Life sentences handed out in murder-for-hire

A Berlin judge on Thursday sentenced four people to life sentences in a sordid conspiracy murder case in which a pizza delivery driver was paid €500 to kill a young woman for her life insurance.

A fifth person, had been sentenced to 14 years in prison last year in the murder of Christin R., a 21-year-old stable girl from Reinickendorf in northern Berlin.

She had been found strangled to death in a parking lot in June 2012. Shortly after, police uncovered the conspiracy murder plot that started with Christin's ex-boyfriend and his mother.

Courts heard how the mother-son duo had taken out life insurance policies without Christin's knowledge to the tune of €2.4 million and named themselves the beneficiaries. The plan was to then murder Christin and buy a stables for themselves with the money.

However, Christin survived the first two attempts on her life, a stabbing and a poisoning.

The son then told courts that they were carried out by the woman he was having an affair with. He claimed that he was not behind the murder plot because he had been 80 kilometres away at the time of the murder.

The secret lover, though, said that he had told her they could be together if the ex-girlfriend were out of the way, so after failing to poison Christin R., she enlisted the help of her younger brother.

Clockwise from top left: The ex-boyfriend, the mother, the lover, the brother. Photos: DPA

It was the younger brother who found the pizza delivery driver turned killer-for-hire. For €500, he strangled Christin R. in the parking lot of the swimming pool in Lübars, leaving her body to be discovered the next day.

The ex-boyfriend, the mother, the lover and the brother, as well as the killer were arrested the following day after police connected all five of them to one another through mobile phone messages.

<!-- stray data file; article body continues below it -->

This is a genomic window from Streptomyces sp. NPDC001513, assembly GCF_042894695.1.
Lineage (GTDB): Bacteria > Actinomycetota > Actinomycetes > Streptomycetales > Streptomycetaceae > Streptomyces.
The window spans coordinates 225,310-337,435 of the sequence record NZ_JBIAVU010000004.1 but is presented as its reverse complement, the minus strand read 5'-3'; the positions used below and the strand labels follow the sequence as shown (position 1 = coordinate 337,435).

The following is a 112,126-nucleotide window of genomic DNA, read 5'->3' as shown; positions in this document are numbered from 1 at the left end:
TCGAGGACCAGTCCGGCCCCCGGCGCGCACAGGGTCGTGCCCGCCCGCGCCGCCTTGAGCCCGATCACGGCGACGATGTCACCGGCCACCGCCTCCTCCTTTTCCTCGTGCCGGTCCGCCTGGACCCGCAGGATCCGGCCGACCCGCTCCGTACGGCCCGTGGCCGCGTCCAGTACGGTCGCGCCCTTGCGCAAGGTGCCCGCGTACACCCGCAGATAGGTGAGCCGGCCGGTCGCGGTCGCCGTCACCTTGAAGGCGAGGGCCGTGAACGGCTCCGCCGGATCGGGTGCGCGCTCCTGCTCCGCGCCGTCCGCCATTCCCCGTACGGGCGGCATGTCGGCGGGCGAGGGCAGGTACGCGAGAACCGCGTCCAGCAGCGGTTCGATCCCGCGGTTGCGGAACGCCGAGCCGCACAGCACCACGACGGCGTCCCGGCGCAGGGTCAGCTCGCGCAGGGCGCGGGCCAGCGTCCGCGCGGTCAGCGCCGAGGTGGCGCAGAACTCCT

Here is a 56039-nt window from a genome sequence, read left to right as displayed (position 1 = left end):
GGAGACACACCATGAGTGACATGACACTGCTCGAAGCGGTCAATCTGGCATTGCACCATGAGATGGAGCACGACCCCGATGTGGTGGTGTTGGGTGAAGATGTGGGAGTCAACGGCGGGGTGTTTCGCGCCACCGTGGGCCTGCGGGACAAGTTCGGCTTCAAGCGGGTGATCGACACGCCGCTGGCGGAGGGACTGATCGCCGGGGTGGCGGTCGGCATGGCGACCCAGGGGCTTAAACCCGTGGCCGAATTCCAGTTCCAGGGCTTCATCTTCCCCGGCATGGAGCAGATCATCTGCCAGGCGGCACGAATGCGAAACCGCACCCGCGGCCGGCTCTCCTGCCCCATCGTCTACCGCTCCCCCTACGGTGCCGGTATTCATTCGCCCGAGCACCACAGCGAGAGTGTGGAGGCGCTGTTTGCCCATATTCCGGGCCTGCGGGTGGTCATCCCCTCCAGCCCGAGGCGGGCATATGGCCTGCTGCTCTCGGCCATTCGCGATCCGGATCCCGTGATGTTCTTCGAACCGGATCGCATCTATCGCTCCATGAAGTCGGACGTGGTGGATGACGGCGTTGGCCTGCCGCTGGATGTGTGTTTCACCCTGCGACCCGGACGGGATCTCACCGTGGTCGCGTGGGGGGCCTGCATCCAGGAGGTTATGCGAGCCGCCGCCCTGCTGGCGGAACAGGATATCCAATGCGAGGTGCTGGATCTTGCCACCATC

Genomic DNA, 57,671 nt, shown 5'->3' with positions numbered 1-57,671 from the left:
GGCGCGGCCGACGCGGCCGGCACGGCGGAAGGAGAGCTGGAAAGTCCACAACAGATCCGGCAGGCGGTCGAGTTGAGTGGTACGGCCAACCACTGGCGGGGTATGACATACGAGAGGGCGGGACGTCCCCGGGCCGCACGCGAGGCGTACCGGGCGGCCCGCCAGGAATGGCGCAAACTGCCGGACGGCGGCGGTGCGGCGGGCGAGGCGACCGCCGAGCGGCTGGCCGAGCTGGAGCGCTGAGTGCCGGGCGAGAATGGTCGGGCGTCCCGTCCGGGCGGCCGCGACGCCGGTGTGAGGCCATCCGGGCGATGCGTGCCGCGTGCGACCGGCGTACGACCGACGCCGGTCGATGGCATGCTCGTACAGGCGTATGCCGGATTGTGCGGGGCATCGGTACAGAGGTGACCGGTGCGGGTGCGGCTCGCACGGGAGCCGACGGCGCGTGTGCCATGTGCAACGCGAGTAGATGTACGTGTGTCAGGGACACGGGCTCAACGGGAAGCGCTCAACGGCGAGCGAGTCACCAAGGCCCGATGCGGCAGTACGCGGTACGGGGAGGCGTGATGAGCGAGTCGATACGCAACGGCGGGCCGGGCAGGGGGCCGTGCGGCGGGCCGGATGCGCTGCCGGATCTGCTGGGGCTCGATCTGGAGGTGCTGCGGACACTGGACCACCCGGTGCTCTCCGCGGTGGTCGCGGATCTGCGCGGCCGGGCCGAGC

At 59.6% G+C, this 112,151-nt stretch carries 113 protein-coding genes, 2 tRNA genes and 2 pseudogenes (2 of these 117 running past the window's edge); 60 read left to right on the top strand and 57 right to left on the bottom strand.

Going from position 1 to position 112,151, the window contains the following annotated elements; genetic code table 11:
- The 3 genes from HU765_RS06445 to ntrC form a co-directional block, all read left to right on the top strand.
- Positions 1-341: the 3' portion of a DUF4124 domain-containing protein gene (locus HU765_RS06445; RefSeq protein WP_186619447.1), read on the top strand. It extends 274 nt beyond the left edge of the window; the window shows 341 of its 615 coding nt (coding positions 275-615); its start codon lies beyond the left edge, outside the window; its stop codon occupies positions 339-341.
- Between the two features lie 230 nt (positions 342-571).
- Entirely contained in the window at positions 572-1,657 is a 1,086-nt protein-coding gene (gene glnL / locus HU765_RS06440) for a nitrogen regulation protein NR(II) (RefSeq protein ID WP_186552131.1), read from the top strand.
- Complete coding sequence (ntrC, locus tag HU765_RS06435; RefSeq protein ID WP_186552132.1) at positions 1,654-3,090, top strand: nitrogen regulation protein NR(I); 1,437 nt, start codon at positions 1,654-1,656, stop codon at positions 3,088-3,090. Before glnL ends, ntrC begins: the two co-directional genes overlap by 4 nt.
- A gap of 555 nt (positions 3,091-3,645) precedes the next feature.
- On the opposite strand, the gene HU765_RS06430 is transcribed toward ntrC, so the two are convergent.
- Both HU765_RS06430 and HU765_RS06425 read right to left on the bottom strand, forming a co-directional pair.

Last year, the lover already confessed to her part of the plot, gaining her a reduced sentence in exchange for testifying against her co-conspirators.

In the end, the judge found that the boyfriend and his mother were indeed involved, and in his sentencing, noted that they were the most responsible in Christin R.'s death.  

"A group of unremarkable people who assembled with the treacherous goal of murdering (Christin R.), with an unconditional will to destroy regardless of previous attempts on her life," said Judge Ralph Ehestädt.

In Germany, a life sentence means that at least 15 years must be served in prison before any possibility of parole being granted. 

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Driver in Bavaria gets €5,000 fine for giving the finger to speed camera

A driver in Passau has been hit with a €5,000 fine because he was caught by traffic police giving the middle finger.

Driver in Bavaria gets €5,000 fine for giving the finger to speed camera

The district court of Passau sentenced the 53-year-old motorist to the fine after he was caught making the rude gesture in the direction of the speedometer last August on the A3 near the Donautal Ost service area, reported German media. 

The man was not caught speeding, however. According to traffic police who were in the speed camera vehicle at the time, another driver who had overtaken the 53-year-old was over the speed limit. 

When analysing the photo, the officers discovered the slower driver’s middle finger gesture and filed a criminal complaint.

The driver initially filed an objection against a penalty order, and the case dragged on for several months. However, he then accepted the complaint. He was sentenced to 50 ‘unit fines’ of €100 on two counts of insulting behaviour, amounting to €5,000.

READ ALSO: The German rules of the road that are hard to get your head around

In a letter to police, the man said he regretted the incident and apologised. 

Police said it was “not a petty offence”, and that the sentence could have been “even more drastic”.

People who give insults while driving can face a prison sentences of up to a year.

“Depending on the nature and manner of the incident or in the case of persons with a previous conviction, even a custodial sentence without parole may be considered for an insult,” police in Passau said. 

What does the law say?

Showing the middle finger to another road user in road traffic is an offence in Germany under Section 185 of the Criminal Code (StGB). It’s punishable by a prison sentence of up to one year or a fine.

People can file a complaint if someone shows them the middle finger in road traffic, but it usually only has a chance of success if witnesses can prove that it happened.

As well as the middle finger, it can also be an offence to verbally insult someone. 

READ ALSO: The German road signs that confuse foreigners